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This is Alex Tokmakchiev’s vision of The Lions of Al-Rassan.
Alex Tokmakchiev writes:
“I discovered Guy Gavriel Kay’s magnificent books more than a year ago. I first got my hands on the Sarantium Mosaic, which was completely by chance. When I want to read something new I usually go to the book store and make my choice by reading the first page or two from the book, the synopsis at the back and of course by the cover art. So I picked up the first part of Sarantium Mosaic, but because of my life back then, my perception, view of the surrounding world and way of thinking I wasn’t able to fully understand it and look right at it’s core. I knew it was something, but I had a hard time discovering what exactly influenced me and how was it meaningful to me. Months later I purchased the second part Lord of Emperors and this time the experience was completely different. I realized that the first book served mostly as a introduction, a complex creation process of the world and it’s surroundings. At that time I knew what a brilliant author Kay is.
Time passed and I knew I had to find more books from Kay, but unfortunately that was a hard task, considering he is not very popular in Bulgaria and only a few of his books are officially translated and released. Months after I read the Sarantium Mosaic I went to one of the biggest libraries in my city. Needless to say I was at the fantasy section, which sadly is not as big as I would want, checking if there’s something new that I can read, some new series or maybe something that I have missed. I was looking at the shelf from the top to the bottom and when my eyes reached the bottom I saw a book from Kay, that I have not seen until then. The Lions of Al-Rassan. My choice was made. It seems that I haven’t noticed the book all those times that I have visited the library before. Or maybe it was never there when I was. I don’t know. I can find out if I want, but I prefer not to.
I got the book, went home and started reading. I was speechless. The amazing stories and characters, each with their own uniqueness and charm, the clash of different religions and especially the at first impossible, but yet never dying and continuous friendship, believe and faith. Everything was so fantastically written that I couldn’t stop reading for hours and hours, imagining every single detail, seeing how the world was being built around me and engaging in it completely. I was astonished by the magical cultures and art that was described in the book, which actually is based off the conflict and tragedy of a fragmenting world inspired by the history of reconquista Spain. All of this influenced me a lot, especially the personas of Ammar, Rodrigo, Alvar, Mazur Ben Avren and Jehanne. Their way of dealing with a world that is falling apart, their perception and view of the differences between the cultures and religions, fighting meaninglessly one with another.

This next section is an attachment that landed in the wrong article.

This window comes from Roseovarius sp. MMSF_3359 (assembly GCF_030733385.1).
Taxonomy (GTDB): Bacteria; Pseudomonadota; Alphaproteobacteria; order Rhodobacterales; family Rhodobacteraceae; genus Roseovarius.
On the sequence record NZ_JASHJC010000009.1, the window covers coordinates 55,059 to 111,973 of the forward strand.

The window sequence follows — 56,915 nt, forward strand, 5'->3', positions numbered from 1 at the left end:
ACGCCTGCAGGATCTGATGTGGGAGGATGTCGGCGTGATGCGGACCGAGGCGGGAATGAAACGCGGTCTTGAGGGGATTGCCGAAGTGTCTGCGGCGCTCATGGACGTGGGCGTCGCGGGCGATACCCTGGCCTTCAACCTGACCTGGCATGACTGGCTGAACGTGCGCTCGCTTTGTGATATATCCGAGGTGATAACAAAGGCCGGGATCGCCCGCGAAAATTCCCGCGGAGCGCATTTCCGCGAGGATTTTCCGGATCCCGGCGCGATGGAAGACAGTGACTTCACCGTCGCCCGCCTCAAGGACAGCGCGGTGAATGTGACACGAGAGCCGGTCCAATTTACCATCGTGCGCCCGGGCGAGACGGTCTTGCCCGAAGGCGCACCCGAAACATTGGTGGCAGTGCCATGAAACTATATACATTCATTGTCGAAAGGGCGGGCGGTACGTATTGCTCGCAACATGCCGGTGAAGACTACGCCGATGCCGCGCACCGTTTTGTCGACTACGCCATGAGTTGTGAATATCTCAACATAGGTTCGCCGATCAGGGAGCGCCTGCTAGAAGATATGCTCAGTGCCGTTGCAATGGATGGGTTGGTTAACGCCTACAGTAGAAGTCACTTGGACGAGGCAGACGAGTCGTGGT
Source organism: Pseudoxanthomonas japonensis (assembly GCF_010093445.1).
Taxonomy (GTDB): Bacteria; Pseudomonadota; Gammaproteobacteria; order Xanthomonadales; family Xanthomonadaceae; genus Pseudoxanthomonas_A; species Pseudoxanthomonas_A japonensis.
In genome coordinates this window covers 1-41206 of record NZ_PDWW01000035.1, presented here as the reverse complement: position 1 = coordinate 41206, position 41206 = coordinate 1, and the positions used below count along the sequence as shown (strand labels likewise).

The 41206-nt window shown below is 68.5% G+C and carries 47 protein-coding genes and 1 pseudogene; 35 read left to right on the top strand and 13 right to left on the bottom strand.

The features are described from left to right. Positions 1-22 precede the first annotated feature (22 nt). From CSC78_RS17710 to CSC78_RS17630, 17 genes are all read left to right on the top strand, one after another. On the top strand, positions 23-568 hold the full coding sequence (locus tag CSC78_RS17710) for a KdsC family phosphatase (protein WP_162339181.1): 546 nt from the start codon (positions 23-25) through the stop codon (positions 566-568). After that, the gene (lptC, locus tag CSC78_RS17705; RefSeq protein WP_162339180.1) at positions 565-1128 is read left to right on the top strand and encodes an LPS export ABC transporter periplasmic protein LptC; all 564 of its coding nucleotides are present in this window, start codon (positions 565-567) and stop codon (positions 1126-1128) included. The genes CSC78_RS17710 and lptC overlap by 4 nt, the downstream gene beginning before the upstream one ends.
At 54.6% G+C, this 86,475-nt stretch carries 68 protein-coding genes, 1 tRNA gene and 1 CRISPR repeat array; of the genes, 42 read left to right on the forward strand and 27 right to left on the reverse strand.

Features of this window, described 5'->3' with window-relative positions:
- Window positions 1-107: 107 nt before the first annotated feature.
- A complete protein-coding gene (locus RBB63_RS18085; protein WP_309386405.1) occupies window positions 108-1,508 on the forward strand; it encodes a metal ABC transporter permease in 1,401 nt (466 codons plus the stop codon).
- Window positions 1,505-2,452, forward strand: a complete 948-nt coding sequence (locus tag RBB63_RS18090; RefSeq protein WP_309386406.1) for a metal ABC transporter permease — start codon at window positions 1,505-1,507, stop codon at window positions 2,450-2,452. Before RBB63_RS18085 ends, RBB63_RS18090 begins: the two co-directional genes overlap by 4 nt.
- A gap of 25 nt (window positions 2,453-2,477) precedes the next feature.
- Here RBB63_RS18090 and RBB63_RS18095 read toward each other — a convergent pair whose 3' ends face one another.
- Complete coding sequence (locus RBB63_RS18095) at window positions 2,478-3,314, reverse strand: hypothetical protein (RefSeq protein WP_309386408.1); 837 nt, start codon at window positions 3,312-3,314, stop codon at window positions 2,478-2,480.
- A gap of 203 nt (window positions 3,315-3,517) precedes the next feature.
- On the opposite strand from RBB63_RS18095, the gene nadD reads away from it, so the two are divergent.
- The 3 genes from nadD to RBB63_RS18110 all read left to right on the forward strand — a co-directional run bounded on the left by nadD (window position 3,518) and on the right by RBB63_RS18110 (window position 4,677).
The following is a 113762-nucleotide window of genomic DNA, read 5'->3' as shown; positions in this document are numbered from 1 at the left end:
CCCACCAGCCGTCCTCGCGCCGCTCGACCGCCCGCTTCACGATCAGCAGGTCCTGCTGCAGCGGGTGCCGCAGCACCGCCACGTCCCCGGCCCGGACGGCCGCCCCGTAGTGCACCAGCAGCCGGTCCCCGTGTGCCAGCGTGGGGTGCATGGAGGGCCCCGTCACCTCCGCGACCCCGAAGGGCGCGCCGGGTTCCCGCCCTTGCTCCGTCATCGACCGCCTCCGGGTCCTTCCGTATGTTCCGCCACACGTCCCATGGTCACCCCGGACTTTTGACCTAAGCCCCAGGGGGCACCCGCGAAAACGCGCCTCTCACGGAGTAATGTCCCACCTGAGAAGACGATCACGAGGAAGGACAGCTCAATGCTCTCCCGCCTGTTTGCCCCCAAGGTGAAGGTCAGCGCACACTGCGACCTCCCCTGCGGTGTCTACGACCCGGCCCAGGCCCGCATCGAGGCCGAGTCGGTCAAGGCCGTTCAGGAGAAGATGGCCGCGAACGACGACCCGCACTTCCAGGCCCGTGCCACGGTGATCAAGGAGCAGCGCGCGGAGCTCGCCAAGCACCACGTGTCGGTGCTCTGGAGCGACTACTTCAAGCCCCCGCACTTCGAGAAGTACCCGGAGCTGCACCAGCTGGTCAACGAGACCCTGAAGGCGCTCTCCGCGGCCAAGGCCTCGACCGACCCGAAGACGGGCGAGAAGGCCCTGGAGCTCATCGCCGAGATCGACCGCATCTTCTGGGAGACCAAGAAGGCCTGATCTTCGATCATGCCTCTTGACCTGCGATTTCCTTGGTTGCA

What influenced me even more was the world, the way the three religions and cultures mixed together and mostly their art. The poems, the architecture, the songs and clothes. Everything. By that time I had already introduced Guy Gavriel Kay to my girlfriend and she simply fell in love with them (she eventually said that The Lions of Al-Rassan was the only book, except Lord of Emperors, that made her cry unstoppably during the last seventy pages. Heh, I cried on The Lions of Al-Rassan). In time I had created a few art pieces, some of which I had dedicated to her and one day after I was yet again talking about The Lions of Al-Rassan and new details that have captured my attention, she said to me that I have to create inspired by it. I was already thinking about it, but only after she said it out loud I decided that I would do it. I’ll take the chance I have to thank her for her constant and unquestioning belief in me and my work. If it wasn’t for her none of this would be possible. I love you, my darling.
Anyway time passed. I had in mind what I wanted to create, but I was lacking the base?, the start. One day while I was browsing the Internet I stumbled across this curious tutorial about creating a castle hallway. I quickly looked through it and mostly focused on the final result. Then I said to myself that this is it. This would be my start. I would recreate the world I want as seen through a hallway, only I would make it the way I see it. I used the tutorial as a base, as my point of support and on it I built my vision of Al-Rassan. I worked mostly at night and I put my heart and soul into it. I inscribed it with my beliefs, with my morals and emotions. I tried to capture the Spanish-Muslim art, with its colors, architecture and writings. If you look closely you will notice four faces pictured on the stones. They may not fit completely the whole atmosphere, but I had to have them in. They mean too much.
I decided to visualize a sundown and use the orange-red-black gamma, because of 3 particular lines at the end of part one of the book:
“The deeds of men, as footprints in the desert.
Nothing under the circling moons is fated to last.
Even the sun goes down.”
I myself however like to say add something more optimistic at the end – “The stars shine and remember in the night sky.”
Alex Tokmakchiev, Sierra”